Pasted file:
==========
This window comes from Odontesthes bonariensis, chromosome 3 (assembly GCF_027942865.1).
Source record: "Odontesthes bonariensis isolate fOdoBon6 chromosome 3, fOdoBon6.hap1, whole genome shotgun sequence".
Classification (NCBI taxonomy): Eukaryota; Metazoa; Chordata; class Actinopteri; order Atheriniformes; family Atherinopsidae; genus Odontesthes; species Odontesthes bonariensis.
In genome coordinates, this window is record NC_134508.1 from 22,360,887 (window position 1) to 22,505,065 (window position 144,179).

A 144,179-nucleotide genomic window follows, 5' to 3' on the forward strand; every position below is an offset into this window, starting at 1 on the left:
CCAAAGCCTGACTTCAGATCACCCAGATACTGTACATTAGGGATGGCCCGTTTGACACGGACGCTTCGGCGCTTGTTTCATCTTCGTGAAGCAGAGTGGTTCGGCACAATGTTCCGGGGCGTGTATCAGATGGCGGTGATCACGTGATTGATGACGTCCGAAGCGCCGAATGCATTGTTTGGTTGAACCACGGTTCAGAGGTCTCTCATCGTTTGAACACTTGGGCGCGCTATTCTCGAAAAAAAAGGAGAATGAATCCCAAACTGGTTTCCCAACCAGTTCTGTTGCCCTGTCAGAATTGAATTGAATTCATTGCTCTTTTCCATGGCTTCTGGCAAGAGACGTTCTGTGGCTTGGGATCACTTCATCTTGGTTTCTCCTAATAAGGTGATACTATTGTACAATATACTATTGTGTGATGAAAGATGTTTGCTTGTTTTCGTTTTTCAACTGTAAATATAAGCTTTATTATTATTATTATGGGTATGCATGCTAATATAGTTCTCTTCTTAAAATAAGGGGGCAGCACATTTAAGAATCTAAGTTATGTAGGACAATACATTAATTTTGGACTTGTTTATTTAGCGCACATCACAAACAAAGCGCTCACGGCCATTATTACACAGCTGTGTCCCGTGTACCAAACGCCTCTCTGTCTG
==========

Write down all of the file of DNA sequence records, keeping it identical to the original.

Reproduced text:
This window comes from Odontesthes bonariensis, chromosome 3 (assembly GCF_027942865.1).
Source record: "Odontesthes bonariensis isolate fOdoBon6 chromosome 3, fOdoBon6.hap1, whole genome shotgun sequence".
Classification (NCBI taxonomy): Eukaryota; Metazoa; Chordata; class Actinopteri; order Atheriniformes; family Atherinopsidae; genus Odontesthes; species Odontesthes bonariensis.
In genome coordinates, this window is record NC_134508.1 from 22,360,887 (window position 1) to 22,505,065 (window position 144,179).

A 144,179-nucleotide genomic window follows, 5' to 3' on the forward strand; every position below is an offset into this window, starting at 1 on the left:
CCAAAGCCTGACTTCAGATCACCCAGATACTGTACATTAGGGATGGCCCGTTTGACACGGACGCTTCGGCGCTTGTTTCATCTTCGTGAAGCAGAGTGGTTCGGCACAATGTTCCGGGGCGTGTATCAGATGGCGGTGATCACGTGATTGATGACGTCCGAAGCGCCGAATGCATTGTTTGGTTGAACCACGGTTCAGAGGTCTCTCATCGTTTGAACACTTGGGCGCGCTATTCTCGAAAAAAAAGGAGAATGAATCCCAAACTGGTTTCCCAACCAGTTCTGTTGCCCTGTCAGAATTGAATTGAATTCATTGCTCTTTTCCATGGCTTCTGGCAAGAGACGTTCTGTGGCTTGGGATCACTTCATCTTGGTTTCTCCTAATAAGGTGATACTATTGTACAATATACTATTGTGTGATGAAAGATGTTTGCTTGTTTTCGTTTTTCAACTGTAAATATAAGCTTTATTATTATTATTATGGGTATGCATGCTAATATAGTTCTCTTCTTAAAATAAGGGGGCAGCACATTTAAGAATCTAAGTTATGTAGGACAATACATTAATTTTGGACTTGTTTATTTAGCGCACATCACAAACAAAGCGCTCACGGCCATTATTACACAGCTGTGTCCCGTGTACCAAACGCCTCTCTGTCTG